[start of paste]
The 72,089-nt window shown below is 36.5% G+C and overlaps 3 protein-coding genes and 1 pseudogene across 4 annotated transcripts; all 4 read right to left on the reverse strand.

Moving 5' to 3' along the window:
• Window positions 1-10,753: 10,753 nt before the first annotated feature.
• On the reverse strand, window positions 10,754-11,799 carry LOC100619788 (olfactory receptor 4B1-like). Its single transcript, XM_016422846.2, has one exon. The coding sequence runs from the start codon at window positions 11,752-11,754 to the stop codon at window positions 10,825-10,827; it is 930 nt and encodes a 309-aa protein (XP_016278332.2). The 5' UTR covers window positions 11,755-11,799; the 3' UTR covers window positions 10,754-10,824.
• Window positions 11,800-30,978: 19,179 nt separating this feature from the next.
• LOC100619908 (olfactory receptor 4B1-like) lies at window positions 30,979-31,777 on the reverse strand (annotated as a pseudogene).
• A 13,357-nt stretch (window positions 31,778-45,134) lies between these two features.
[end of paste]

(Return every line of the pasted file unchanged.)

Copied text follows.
The 72,089-nt window shown below is 36.5% G+C and overlaps 3 protein-coding genes and 1 pseudogene across 4 annotated transcripts; all 4 read right to left on the reverse strand.

Moving 5' to 3' along the window:
• Window positions 1-10,753: 10,753 nt before the first annotated feature.
• On the reverse strand, window positions 10,754-11,799 carry LOC100619788 (olfactory receptor 4B1-like). Its single transcript, XM_016422846.2, has one exon. The coding sequence runs from the start codon at window positions 11,752-11,754 to the stop codon at window positions 10,825-10,827; it is 930 nt and encodes a 309-aa protein (XP_016278332.2). The 5' UTR covers window positions 11,755-11,799; the 3' UTR covers window positions 10,754-10,824.
• Window positions 11,800-30,978: 19,179 nt separating this feature from the next.
• LOC100619908 (olfactory receptor 4B1-like) lies at window positions 30,979-31,777 on the reverse strand (annotated as a pseudogene).
• A 13,357-nt stretch (window positions 31,778-45,134) lies between these two features.